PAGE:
The World Famous Metropolitan Museum of ArtThe Metropolitan Museum of Art (or The Met as its known to most New Yorkers) is one of the largest and most comprehensive art museums in the world. The Met boasts a collection of nearly three million objects from every known artistic medium, and from nearly every culture and era.
More than five million people visit the museum each year, making it one of New York’s most popular attractions (check out our Met Visitor Information page if you’re planning a trip).
The History of the MetThe seeds for the Metropolitan were planted on July 4, 1866. John Jay, a prominent New York lawyer and the grandson of founding father John Jay (aka The Original J), gave a speech proposing that he and his compatriots create a “national institution and gallery of art.” During the next four years, American civic leaders, art collectors, and philanthropists came to support the project. In 1870, the Metropolitan Museum of Art was incorporated.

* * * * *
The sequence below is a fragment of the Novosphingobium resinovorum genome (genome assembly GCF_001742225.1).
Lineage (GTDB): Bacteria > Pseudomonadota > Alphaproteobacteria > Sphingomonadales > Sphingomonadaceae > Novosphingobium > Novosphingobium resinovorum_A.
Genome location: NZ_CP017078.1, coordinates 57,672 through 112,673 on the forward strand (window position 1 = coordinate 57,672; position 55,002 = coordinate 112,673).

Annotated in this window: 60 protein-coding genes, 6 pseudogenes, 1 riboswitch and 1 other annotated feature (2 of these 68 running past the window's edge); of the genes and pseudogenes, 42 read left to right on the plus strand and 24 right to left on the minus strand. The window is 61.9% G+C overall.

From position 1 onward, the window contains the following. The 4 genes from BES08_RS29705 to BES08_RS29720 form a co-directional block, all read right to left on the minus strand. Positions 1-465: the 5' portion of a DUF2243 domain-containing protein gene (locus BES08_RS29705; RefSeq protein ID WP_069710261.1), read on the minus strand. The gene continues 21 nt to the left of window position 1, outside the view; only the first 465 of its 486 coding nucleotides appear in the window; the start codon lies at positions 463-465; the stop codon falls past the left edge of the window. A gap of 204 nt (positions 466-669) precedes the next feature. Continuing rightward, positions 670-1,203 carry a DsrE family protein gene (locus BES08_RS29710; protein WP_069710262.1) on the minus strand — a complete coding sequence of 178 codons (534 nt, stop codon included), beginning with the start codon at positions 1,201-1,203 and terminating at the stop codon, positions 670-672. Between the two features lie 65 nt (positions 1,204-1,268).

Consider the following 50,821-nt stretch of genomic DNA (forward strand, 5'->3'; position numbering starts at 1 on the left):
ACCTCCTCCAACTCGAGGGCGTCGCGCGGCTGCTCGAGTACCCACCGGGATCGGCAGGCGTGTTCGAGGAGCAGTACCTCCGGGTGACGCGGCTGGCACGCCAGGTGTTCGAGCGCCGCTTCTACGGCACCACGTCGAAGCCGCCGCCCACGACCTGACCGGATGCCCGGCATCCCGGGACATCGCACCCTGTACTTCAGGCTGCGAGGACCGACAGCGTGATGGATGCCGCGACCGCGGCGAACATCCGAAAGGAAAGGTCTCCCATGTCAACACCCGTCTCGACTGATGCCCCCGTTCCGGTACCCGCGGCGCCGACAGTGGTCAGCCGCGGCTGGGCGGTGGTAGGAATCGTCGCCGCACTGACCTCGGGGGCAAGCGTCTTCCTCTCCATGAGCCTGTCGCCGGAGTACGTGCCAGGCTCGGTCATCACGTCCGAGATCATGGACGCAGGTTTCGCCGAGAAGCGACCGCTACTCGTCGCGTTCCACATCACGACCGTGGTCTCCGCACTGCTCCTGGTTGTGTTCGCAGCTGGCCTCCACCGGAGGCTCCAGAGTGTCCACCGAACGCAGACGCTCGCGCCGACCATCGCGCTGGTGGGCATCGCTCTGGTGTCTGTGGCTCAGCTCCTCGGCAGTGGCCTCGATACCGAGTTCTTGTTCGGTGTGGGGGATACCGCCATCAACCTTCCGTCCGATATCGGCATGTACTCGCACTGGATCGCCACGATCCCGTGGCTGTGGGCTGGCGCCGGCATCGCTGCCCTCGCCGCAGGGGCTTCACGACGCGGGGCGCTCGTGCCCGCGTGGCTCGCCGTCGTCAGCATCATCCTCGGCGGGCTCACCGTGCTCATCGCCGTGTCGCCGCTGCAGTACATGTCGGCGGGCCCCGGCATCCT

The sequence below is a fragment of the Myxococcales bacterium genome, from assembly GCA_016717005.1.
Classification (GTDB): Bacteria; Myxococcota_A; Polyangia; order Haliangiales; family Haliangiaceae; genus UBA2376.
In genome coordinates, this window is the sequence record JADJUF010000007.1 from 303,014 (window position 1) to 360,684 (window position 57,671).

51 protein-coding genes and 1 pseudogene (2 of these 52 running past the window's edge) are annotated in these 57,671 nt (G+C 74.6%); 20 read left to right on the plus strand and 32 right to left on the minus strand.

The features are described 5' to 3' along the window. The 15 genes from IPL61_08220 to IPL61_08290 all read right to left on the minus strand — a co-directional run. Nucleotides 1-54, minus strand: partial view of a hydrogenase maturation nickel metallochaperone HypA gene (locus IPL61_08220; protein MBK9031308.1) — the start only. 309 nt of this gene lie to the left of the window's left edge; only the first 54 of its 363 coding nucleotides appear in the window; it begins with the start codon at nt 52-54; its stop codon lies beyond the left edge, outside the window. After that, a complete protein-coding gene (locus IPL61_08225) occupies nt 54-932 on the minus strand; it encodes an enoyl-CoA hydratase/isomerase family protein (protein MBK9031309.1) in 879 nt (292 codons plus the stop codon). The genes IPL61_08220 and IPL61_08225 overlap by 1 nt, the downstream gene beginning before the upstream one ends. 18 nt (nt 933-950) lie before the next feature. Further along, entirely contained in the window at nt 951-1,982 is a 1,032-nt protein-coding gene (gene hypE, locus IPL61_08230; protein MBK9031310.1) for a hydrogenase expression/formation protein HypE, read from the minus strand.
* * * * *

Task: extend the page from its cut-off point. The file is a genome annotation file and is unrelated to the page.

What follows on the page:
The Met’s first address was at 681 Fifth Avenue, later moving to 128 West 14th Street. In 1880, the museum moved to its present location in Central Park on Fifth Avenue between 80th and 84th Streets.
Running the MetThe Metropolitan Museum of Art has approximately 1,800 full-time employees and 900 volunteers. It is operated through a partnership between the City and the museum’s trustees. The City owns the museum’s buildings in Central Park and provides the heat, light, and power. The City also pays for nearly 50% of the museum’s cost of maintenance and security.
The art itself is held in a special trust operated by the trustees. The trustees are also responsible for meeting all expenses connected with conservation, acquisitions, education, special exhibits and related activities, including special security costs not covered by the City. The museum also receives an annual grant (from the New York State Council on the Arts) that goes toward covering basic operating expenses.
The Top 10 Paintings to See at The Metropolitan Museum of Art